Multi-lane roundabouts probably do not have significant safety outcomes over regular intersections. Many Sacramento people have experienced multi-lane roundabouts in Roseville and in Truckee at the Interstate 80 – Hwy 89 interchange. It makes me nervous to even watch these, and I always label these as multi-lane roundabouts to distinguish them from single-lane roundabouts or just roundabouts, which do have very significant safety outcomes.

SF_new-traffic-circle-McAllister-LyonLastly, the type of traffic circle that engendered the discussion in San Francisco is at right. It has several non-standard features, even given the variability of traffic circles.

What are stop signs for? Part 2

Continued from Part 1

Streets should be designed to induce traffic speeds that are appropriate to that street, consistent with surrounding uses. In my mind, that means 20 mph in residential areas and up to 30 mph in commercial areas. What about all those other roadways? They are mis-designed stroads. Properly designed streets:

  1. have a grid pattern so that use is spread out rather than concentrated on a few streets, so that intersections may functions without stop sign or signal control
  2. have good visibility at intersections
  3. have both physical constraints and visual clues to ensure that they are used at the intended speed
  4. have a minimum of signs

Of course that is largely not what we have now. What to do?

r1-2The solutions to an excess of stop signs are:

  1. Roundabouts, covered in my previous post What is a roundabout?
  2. Spread out traffic by installing traffic calming equally on parallel streets, rather than focusing traffic on select streets by installing traffic calming on other streets.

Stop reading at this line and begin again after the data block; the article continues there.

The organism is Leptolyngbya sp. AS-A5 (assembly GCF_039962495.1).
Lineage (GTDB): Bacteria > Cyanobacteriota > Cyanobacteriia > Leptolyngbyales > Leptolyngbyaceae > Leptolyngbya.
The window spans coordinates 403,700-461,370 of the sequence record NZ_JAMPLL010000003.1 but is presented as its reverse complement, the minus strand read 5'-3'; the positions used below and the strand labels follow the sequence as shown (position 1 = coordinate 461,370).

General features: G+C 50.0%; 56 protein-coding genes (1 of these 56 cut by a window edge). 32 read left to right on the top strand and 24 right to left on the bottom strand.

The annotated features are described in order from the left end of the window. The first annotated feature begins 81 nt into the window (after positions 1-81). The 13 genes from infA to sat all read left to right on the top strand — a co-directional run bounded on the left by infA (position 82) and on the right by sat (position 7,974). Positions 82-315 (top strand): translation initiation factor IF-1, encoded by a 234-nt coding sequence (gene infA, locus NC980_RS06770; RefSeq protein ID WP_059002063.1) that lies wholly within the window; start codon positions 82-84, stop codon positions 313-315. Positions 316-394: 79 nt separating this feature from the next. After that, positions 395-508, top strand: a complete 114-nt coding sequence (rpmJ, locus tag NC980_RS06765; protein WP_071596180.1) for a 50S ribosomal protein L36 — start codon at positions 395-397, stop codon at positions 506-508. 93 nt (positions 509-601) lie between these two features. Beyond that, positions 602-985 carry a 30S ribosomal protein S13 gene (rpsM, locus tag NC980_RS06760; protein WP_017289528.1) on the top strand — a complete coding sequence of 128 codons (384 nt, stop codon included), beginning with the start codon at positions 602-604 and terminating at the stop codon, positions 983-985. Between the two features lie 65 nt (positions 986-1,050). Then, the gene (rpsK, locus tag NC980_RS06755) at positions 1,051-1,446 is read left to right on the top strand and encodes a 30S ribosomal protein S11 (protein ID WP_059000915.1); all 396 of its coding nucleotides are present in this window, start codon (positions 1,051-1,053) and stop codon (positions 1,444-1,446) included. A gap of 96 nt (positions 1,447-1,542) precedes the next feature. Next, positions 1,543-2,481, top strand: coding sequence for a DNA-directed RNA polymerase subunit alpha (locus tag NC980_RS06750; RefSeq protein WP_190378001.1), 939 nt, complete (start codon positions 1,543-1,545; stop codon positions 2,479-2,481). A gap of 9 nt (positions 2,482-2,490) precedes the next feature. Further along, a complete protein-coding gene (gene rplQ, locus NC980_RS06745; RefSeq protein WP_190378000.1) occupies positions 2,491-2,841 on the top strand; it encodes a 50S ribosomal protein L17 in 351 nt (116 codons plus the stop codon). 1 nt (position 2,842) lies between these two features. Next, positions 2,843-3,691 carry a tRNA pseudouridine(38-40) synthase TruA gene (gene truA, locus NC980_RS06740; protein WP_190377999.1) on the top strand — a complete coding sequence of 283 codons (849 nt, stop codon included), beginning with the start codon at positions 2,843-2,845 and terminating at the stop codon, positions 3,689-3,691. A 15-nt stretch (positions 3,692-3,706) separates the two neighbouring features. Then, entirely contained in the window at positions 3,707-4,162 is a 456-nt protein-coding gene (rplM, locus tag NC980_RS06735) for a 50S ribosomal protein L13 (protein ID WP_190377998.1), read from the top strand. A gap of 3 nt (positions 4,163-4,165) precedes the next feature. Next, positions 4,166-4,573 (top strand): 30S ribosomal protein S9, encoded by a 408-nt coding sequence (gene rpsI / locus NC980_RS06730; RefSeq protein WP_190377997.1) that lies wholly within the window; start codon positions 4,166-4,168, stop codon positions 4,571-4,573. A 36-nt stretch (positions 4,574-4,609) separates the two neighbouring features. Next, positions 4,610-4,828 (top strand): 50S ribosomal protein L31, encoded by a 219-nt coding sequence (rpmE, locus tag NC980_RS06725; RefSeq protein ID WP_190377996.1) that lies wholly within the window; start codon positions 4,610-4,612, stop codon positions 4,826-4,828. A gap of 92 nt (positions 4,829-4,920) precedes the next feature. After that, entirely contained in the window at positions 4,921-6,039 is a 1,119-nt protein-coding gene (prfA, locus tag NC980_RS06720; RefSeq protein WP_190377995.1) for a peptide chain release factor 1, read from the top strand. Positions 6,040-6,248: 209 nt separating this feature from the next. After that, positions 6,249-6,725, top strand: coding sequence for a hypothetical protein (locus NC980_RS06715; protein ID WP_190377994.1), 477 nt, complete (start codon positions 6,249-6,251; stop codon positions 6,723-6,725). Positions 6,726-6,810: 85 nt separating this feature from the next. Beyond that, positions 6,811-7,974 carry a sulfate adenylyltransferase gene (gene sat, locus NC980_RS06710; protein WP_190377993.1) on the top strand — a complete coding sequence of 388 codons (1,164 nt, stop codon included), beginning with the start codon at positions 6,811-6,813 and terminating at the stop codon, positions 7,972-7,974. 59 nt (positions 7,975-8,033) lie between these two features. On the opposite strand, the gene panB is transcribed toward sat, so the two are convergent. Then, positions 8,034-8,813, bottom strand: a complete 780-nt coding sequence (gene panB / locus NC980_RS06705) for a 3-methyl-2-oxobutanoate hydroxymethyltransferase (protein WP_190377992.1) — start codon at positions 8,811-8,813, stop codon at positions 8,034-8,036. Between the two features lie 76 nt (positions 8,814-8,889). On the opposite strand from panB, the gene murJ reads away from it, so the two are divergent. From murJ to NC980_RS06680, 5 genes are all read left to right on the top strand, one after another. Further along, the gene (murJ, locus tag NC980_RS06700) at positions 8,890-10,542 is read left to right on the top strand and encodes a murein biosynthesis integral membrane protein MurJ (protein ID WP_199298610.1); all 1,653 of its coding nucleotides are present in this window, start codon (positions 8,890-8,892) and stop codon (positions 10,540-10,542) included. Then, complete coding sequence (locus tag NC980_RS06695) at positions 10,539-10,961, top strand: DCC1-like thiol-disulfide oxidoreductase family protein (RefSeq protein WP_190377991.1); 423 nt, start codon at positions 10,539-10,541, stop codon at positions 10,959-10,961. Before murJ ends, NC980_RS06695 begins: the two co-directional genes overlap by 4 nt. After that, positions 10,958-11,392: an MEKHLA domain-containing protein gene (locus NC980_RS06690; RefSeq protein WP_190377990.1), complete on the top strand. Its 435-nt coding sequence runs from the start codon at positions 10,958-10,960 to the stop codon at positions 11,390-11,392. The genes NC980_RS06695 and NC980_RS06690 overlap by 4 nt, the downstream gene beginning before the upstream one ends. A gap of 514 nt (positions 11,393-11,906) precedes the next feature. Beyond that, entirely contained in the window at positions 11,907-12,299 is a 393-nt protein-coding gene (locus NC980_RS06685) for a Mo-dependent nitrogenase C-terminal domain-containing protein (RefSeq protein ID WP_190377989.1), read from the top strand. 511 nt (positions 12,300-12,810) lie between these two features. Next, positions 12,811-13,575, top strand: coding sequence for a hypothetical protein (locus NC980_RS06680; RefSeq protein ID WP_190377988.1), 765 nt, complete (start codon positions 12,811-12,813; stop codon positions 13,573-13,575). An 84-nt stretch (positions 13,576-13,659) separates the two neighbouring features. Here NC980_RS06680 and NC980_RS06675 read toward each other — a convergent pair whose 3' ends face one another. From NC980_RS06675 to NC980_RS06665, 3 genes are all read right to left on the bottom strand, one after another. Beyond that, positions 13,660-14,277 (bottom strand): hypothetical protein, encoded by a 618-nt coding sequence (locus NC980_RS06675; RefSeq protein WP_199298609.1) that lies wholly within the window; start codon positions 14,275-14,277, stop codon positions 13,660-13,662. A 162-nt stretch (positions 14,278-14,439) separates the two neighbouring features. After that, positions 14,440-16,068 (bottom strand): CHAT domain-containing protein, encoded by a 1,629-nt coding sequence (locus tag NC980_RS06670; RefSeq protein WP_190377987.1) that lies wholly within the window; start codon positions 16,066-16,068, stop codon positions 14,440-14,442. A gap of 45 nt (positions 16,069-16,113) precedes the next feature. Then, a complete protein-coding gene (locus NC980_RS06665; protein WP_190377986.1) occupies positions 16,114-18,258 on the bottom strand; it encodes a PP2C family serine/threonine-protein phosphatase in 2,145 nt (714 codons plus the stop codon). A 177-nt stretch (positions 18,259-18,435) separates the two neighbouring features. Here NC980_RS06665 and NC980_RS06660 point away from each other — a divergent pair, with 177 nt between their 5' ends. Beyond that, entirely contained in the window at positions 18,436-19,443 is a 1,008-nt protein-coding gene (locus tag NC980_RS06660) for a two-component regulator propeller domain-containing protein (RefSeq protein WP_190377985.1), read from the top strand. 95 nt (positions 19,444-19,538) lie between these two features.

3. Change intersections to increase visibility, by modification or removal or vegetation, fences, and parking.
  4. Replace four-way stops with two-way stops where there are sufficient gaps in traffic on the busier street.
  5. Replace both four-way and two-way stops with two-way yields, with the yield signs being on the lower traffic street.
  6. Remove all signs from low traffic streets, and allow vehicles normal yielding behavior at the intersection.
  7. Analyze all intersections over time to assess whether signing is really necessary, with the default assumption being that it is not.

I suspect that after analyzing intersections for the purpose of the stop sign, and alternate solutions, the number of stop signs would be reduced by at least 60%. Safety would not be reduced. Speeds would not increase. Both motor vehicle drivers and bicycle drivers would be happier.

What is a roundabout?

I have noticed a lot of confusion in Sacramento amongst both transportation professionals and citizens interested in traffic calming about roundabouts. If you live, work or play in downtown and midtown Sacramento, you’ve seen a lot of structures in the intersections which people call roundabouts, but which are not, they are traffic circles. So what is a roundabout?

intersection conflict points
intersection conflict points

A modern roundabout is a structure that allows a free flow of traffic without stop signs. Instead, they use yield signs and markings. They are most appropriately used at street intersections where both streets are fairly busy. The biggest advantage of a roundabout, for all users, is the reduction of conflict points in the intersection from thirty-two to four, as illustrated in the diagram at right!

Continue reading “What is a roundabout?”